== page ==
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The technical standards in this section control specific survey procedures.
(1) Mean high tide
(A) in the case of unoccupied and unimproved tide and submerged lands not seaward of an incorporated municipality, the line of mean high tide must be determined in accordance with (B) - (D) of this subsection and used as the landward boundary; in the case of occupied and improved tide and submerged land, either the original meander line established before statehood of the line of mean high tide, whichever is the higher, must be reestablished or determined and used as the landward boundary line;
(B) for tideland surveys abutting any U.S. survey made after the date of statehood or in any location where no upland survey exists, the line of mean high tide must be determined by using National Geodetic Survey bench marks (or any other bench marks that have been established from that source), and the tide table datum; the upland boundary need not follow this line exactly, but may follow in a "meander" or "average" line of mean high tide; each end of the boundary must be established on the elevation of mean high tide;
(C) if no National Geodetic Survey bench mark exists within one mile of the property being surveyed, the surveyor may, by using the tide tables for the immediate body of water and applying tidal readings he has taken, determine the line of mean high tide; and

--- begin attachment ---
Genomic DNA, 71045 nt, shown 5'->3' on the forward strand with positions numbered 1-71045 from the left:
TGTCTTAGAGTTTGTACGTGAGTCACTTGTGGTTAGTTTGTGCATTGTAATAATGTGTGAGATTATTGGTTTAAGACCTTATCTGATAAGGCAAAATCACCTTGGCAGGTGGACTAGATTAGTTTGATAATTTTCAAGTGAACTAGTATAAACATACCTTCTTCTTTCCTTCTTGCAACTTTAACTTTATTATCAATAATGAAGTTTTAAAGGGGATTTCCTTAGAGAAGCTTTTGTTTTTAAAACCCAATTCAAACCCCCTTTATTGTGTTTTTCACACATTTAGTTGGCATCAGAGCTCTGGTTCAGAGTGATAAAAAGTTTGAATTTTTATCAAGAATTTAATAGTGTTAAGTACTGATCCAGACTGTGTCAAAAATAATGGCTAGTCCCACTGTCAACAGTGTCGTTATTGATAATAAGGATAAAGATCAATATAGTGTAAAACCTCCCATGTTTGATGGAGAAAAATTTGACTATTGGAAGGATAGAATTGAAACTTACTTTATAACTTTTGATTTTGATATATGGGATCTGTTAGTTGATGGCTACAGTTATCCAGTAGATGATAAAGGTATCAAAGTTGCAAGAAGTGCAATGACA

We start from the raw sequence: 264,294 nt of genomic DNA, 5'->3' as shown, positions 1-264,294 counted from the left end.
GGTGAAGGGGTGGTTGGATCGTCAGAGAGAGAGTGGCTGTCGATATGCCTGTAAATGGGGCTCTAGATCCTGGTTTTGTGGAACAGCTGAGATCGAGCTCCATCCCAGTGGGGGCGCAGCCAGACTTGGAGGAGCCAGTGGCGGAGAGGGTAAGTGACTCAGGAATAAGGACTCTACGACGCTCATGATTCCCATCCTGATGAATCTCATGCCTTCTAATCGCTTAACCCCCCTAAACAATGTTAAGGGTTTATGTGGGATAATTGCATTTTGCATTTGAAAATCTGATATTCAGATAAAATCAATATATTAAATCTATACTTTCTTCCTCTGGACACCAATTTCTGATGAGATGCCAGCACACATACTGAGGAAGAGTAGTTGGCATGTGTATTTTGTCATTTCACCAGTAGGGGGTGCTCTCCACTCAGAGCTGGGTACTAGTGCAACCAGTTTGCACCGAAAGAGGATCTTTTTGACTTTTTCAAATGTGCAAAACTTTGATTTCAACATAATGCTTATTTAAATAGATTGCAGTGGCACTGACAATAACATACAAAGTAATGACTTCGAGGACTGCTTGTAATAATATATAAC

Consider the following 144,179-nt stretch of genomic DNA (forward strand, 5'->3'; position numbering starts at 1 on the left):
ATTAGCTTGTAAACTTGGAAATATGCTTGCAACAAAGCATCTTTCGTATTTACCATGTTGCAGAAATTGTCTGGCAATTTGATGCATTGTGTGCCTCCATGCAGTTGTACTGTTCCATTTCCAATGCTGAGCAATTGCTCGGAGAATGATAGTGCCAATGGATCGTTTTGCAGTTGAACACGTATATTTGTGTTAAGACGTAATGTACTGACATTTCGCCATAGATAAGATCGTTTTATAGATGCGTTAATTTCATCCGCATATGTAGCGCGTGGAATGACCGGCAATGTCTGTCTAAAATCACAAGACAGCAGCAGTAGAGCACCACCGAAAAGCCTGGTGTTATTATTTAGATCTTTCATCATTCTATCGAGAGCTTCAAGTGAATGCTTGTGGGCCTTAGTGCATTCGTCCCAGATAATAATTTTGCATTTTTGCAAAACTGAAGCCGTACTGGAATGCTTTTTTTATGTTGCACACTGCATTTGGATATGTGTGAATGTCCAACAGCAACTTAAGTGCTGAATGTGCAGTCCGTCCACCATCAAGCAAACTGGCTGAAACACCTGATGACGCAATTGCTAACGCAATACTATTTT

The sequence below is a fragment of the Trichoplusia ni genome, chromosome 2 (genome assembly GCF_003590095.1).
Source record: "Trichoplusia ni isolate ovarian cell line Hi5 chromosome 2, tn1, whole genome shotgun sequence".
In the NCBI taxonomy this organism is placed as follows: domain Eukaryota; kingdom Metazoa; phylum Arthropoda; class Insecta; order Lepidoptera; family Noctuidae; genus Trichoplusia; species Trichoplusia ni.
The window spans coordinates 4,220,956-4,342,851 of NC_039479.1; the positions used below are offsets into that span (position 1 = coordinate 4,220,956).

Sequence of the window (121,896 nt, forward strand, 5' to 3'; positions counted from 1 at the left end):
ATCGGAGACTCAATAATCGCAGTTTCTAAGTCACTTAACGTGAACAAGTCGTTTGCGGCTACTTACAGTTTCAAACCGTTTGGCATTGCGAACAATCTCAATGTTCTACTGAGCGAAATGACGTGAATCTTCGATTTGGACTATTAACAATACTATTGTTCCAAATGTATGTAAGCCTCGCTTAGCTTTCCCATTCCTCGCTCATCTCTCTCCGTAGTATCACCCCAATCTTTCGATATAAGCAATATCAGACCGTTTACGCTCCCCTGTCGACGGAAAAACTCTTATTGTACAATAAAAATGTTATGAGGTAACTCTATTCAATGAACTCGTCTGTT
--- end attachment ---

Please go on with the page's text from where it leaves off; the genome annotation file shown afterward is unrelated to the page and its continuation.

(D) in some cases, such as salt or mud flat areas where the average grade of the beach is one percent or less, and where determining the elevation of the line of mean high tide could create a lengthy horizontal distance, the director may nevertheless require that the true line of mean high tide be established using the procedures of (B) of this paragraph, regardless of the distance from a known bench mark.
(2) Ordinary High Water Mark. This is to be determined by observing and marking the place on the bank or shore up to which the presence and action of water are so prolonged as to impress on the bank or shore a character distinct from that of the bank or shore with respect to vegetation and the nature of the soil.
(3) Vertical Control. Vertical control must be established by utilizing National Geodetic Survey bench marks or tidal readings, in accordance with survey instructions issued by the division.
(4) Horizontal Control. The latitude and longitude positions, as established by the National Geodetic Survey, must be used to coordinate the survey to all other surveys in the area and to the rectangular cadastral survey in accordance with the class of accuracy assigned under sec. 110 of this chapter to the type of survey. If no such officially recognized horizontal control exists within two miles of a survey, the latitude and longitude may be derived from a set (or sets) of celestial observations. These observations must be done as set out in the Manual of Survey Instructions (1973) prepared by the United States Department of the Interior, Bureau of Land Management. If this is done, a true copy of the field notes and calculations of the observations must be presented to the division, together with the survey plat.
History: Eff. 3/27/80, Register 73
Authority: AS 38.04.045
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Last modified 7/05/2006